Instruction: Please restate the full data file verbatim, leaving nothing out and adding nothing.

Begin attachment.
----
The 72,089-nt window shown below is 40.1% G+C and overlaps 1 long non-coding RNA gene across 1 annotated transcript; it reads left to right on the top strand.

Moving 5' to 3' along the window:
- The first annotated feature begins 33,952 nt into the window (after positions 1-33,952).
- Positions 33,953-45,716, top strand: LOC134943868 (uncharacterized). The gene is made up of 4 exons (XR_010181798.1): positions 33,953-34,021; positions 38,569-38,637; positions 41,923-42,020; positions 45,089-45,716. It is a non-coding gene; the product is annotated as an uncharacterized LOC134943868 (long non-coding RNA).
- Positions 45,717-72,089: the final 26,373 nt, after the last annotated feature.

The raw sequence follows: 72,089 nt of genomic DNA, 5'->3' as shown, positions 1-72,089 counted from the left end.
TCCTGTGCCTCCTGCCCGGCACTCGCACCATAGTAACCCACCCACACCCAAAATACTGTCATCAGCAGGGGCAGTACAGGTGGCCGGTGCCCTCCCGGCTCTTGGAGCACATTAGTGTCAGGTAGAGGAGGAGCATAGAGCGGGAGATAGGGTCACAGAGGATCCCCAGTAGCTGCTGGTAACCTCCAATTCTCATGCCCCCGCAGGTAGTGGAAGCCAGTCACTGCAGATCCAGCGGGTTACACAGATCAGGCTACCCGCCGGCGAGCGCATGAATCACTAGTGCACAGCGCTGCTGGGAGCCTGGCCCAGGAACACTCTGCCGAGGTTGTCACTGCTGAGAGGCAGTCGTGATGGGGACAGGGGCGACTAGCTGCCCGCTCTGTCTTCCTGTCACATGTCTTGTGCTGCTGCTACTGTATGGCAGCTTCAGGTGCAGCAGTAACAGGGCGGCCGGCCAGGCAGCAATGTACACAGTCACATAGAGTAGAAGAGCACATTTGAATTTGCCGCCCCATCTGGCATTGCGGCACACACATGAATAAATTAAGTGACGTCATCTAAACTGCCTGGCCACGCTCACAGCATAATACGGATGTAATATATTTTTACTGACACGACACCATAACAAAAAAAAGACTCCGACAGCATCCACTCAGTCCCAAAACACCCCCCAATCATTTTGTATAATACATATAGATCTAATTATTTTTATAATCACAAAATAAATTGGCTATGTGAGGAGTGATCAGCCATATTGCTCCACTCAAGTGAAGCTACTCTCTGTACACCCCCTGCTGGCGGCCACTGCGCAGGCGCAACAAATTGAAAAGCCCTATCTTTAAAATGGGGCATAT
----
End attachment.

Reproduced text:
The 72,089-nt window shown below is 40.1% G+C and overlaps 1 long non-coding RNA gene across 1 annotated transcript; it reads left to right on the top strand.

Moving 5' to 3' along the window:
- The first annotated feature begins 33,952 nt into the window (after positions 1-33,952).
- Positions 33,953-45,716, top strand: LOC134943868 (uncharacterized). The gene is made up of 4 exons (XR_010181798.1): positions 33,953-34,021; positions 38,569-38,637; positions 41,923-42,020; positions 45,089-45,716. It is a non-coding gene; the product is annotated as an uncharacterized LOC134943868 (long non-coding RNA).
- Positions 45,717-72,089: the final 26,373 nt, after the last annotated feature.

The raw sequence follows: 72,089 nt of genomic DNA, 5'->3' as shown, positions 1-72,089 counted from the left end.
TCCTGTGCCTCCTGCCCGGCACTCGCACCATAGTAACCCACCCACACCCAAAATACTGTCATCAGCAGGGGCAGTACAGGTGGCCGGTGCCCTCCCGGCTCTTGGAGCACATTAGTGTCAGGTAGAGGAGGAGCATAGAGCGGGAGATAGGGTCACAGAGGATCCCCAGTAGCTGCTGGTAACCTCCAATTCTCATGCCCCCGCAGGTAGTGGAAGCCAGTCACTGCAGATCCAGCGGGTTACACAGATCAGGCTACCCGCCGGCGAGCGCATGAATCACTAGTGCACAGCGCTGCTGGGAGCCTGGCCCAGGAACACTCTGCCGAGGTTGTCACTGCTGAGAGGCAGTCGTGATGGGGACAGGGGCGACTAGCTGCCCGCTCTGTCTTCCTGTCACATGTCTTGTGCTGCTGCTACTGTATGGCAGCTTCAGGTGCAGCAGTAACAGGGCGGCCGGCCAGGCAGCAATGTACACAGTCACATAGAGTAGAAGAGCACATTTGAATTTGCCGCCCCATCTGGCATTGCGGCACACACATGAATAAATTAAGTGACGTCATCTAAACTGCCTGGCCACGCTCACAGCATAATACGGATGTAATATATTTTTACTGACACGACACCATAACAAAAAAAAGACTCCGACAGCATCCACTCAGTCCCAAAACACCCCCCAATCATTTTGTATAATACATATAGATCTAATTATTTTTATAATCACAAAATAAATTGGCTATGTGAGGAGTGATCAGCCATATTGCTCCACTCAAGTGAAGCTACTCTCTGTACACCCCCTGCTGGCGGCCACTGCGCAGGCGCAACAAATTGAAAAGCCCTATCTTTAAAATGGGGCATAT